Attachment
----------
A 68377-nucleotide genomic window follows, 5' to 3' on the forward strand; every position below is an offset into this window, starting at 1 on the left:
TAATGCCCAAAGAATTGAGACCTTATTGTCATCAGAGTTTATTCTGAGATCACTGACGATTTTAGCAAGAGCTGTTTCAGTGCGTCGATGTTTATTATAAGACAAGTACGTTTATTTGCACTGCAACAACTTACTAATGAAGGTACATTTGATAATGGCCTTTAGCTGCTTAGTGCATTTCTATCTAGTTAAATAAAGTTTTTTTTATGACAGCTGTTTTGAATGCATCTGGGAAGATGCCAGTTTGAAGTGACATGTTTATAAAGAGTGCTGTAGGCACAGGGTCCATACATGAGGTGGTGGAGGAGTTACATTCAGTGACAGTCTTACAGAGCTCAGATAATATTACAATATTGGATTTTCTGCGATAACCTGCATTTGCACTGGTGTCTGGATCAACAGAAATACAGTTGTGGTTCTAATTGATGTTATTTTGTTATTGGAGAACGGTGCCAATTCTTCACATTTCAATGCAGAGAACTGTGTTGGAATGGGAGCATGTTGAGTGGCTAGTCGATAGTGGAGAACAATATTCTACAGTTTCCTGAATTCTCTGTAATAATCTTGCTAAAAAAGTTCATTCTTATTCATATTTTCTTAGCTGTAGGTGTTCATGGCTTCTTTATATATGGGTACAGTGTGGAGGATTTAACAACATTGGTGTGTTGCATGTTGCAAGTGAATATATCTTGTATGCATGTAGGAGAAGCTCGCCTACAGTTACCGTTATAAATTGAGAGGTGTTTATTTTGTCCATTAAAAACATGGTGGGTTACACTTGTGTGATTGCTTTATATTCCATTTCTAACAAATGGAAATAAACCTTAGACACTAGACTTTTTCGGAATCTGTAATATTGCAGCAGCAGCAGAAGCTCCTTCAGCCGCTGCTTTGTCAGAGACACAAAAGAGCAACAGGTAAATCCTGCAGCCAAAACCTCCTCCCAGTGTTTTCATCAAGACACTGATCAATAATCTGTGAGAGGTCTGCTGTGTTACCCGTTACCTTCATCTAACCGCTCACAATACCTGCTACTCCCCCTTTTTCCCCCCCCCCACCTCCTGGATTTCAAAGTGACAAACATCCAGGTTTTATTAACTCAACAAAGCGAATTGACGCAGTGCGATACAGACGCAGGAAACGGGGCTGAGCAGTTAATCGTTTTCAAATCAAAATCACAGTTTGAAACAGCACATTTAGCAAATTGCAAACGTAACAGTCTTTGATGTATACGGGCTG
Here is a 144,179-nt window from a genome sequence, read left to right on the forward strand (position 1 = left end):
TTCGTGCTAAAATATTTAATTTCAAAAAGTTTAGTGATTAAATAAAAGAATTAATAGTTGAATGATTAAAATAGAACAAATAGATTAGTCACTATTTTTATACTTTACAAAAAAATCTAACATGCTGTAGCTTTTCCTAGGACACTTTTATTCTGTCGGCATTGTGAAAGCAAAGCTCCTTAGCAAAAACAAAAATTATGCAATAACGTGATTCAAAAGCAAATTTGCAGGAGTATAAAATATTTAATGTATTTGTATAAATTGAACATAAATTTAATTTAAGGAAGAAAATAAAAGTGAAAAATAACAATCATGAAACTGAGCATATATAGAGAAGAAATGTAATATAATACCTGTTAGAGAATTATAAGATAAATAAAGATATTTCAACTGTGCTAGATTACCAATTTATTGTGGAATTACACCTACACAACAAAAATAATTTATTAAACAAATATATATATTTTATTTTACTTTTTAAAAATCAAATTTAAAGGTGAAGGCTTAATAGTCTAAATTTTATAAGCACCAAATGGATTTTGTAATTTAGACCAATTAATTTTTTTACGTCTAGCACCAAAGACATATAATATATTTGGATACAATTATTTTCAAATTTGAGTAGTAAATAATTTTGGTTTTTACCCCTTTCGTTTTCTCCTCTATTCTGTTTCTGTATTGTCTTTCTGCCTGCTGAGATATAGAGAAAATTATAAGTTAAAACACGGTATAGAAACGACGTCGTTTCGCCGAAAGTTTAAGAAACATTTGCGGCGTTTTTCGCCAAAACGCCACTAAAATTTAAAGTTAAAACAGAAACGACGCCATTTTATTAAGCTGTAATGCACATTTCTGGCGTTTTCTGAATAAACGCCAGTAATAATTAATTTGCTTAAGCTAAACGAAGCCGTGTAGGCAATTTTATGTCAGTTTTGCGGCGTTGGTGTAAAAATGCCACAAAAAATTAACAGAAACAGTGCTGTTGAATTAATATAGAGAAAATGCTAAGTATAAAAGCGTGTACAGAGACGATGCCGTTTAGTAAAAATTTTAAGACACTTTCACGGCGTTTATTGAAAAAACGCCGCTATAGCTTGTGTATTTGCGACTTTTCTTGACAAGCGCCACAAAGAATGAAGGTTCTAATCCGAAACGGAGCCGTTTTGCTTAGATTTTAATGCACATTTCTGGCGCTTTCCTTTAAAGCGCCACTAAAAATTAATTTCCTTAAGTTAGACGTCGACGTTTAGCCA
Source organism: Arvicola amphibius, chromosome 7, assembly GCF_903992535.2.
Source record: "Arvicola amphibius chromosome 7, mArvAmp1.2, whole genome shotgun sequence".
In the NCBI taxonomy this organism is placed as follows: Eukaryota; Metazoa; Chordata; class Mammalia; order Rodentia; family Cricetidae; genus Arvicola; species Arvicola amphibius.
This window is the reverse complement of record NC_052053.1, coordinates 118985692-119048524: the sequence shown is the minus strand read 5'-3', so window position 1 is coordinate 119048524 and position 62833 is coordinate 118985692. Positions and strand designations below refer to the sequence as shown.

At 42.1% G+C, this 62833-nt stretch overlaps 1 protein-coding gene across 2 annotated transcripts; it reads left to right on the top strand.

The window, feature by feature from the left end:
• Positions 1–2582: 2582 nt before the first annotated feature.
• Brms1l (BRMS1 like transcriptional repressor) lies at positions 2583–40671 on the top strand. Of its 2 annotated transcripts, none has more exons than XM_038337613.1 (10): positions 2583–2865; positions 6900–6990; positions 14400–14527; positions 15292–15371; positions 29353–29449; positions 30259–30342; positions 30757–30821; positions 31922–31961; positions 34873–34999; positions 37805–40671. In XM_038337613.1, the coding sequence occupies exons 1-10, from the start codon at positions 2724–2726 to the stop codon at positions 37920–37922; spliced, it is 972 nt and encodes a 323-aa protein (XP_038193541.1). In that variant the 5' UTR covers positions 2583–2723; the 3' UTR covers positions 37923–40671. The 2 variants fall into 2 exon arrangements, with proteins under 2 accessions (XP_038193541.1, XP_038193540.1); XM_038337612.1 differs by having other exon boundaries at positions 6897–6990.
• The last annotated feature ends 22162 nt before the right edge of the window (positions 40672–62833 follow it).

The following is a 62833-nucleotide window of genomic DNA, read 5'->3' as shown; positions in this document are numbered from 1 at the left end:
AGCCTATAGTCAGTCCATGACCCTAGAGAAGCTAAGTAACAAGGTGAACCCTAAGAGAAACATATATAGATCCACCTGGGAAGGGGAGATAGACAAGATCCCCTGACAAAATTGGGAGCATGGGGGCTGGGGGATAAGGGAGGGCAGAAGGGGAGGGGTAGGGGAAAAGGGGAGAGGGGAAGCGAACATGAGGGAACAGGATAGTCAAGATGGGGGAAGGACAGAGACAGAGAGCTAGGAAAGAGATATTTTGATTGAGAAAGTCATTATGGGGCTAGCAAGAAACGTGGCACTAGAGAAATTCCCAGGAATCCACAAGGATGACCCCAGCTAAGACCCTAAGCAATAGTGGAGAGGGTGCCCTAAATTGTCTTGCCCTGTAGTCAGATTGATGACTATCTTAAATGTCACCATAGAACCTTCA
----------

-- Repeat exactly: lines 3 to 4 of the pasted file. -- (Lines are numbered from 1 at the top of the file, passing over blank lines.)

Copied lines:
Here is a 144,179-nt window from a genome sequence, read left to right on the forward strand (position 1 = left end):
TTCGTGCTAAAATATTTAATTTCAAAAAGTTTAGTGATTAAATAAAAGAATTAATAGTTGAATGATTAAAATAGAACAAATAGATTAGTCACTATTTTTATACTTTACAAAAAAATCTAACATGCTGTAGCTTTTCCTAGGACACTTTTATTCTGTCGGCATTGTGAAAGCAAAGCTCCTTAGCAAAAACAAAAATTATGCAATAACGTGATTCAAAAGCAAATTTGCAGGAGTATAAAATATTTAATGTATTTGTATAAATTGAACATAAATTTAATTTAAGGAAGAAAATAAAAGTGAAAAATAACAATCATGAAACTGAGCATATATAGAGAAGAAATGTAATATAATACCTGTTAGAGAATTATAAGATAAATAAAGATATTTCAACTGTGCTAGATTACCAATTTATTGTGGAATTACACCTACACAACAAAAATAATTTATTAAACAAATATATATATTTTATTTTACTTTTTAAAAATCAAATTTAAAGGTGAAGGCTTAATAGTCTAAATTTTATAAGCACCAAATGGATTTTGTAATTTAGACCAATTAATTTTTTTACGTCTAGCACCAAAGACATATAATATATTTGGATACAATTATTTTCAAATTTGAGTAGTAAATAATTTTGGTTTTTACCCCTTTCGTTTTCTCCTCTATTCTGTTTCTGTATTGTCTTTCTGCCTGCTGAGATATAGAGAAAATTATAAGTTAAAACACGGTATAGAAACGACGTCGTTTCGCCGAAAGTTTAAGAAACATTTGCGGCGTTTTTCGCCAAAACGCCACTAAAATTTAAAGTTAAAACAGAAACGACGCCATTTTATTAAGCTGTAATGCACATTTCTGGCGTTTTCTGAATAAACGCCAGTAATAATTAATTTGCTTAAGCTAAACGAAGCCGTGTAGGCAATTTTATGTCAGTTTTGCGGCGTTGGTGTAAAAATGCCACAAAAAATTAACAGAAACAGTGCTGTTGAATTAATATAGAGAAAATGCTAAGTATAAAAGCGTGTACAGAGACGATGCCGTTTAGTAAAAATTTTAAGACACTTTCACGGCGTTTATTGAAAAAACGCCGCTATAGCTTGTGTATTTGCGACTTTTCTTGACAAGCGCCACAAAGAATGAAGGTTCTAATCCGAAACGGAGCCGTTTTGCTTAGATTTTAATGCACATTTCTGGCGCTTTCCTTTAAAGCGCCACTAAAAATTAATTTCCTTAAGTTAGACGTCGACGTTTAGCCA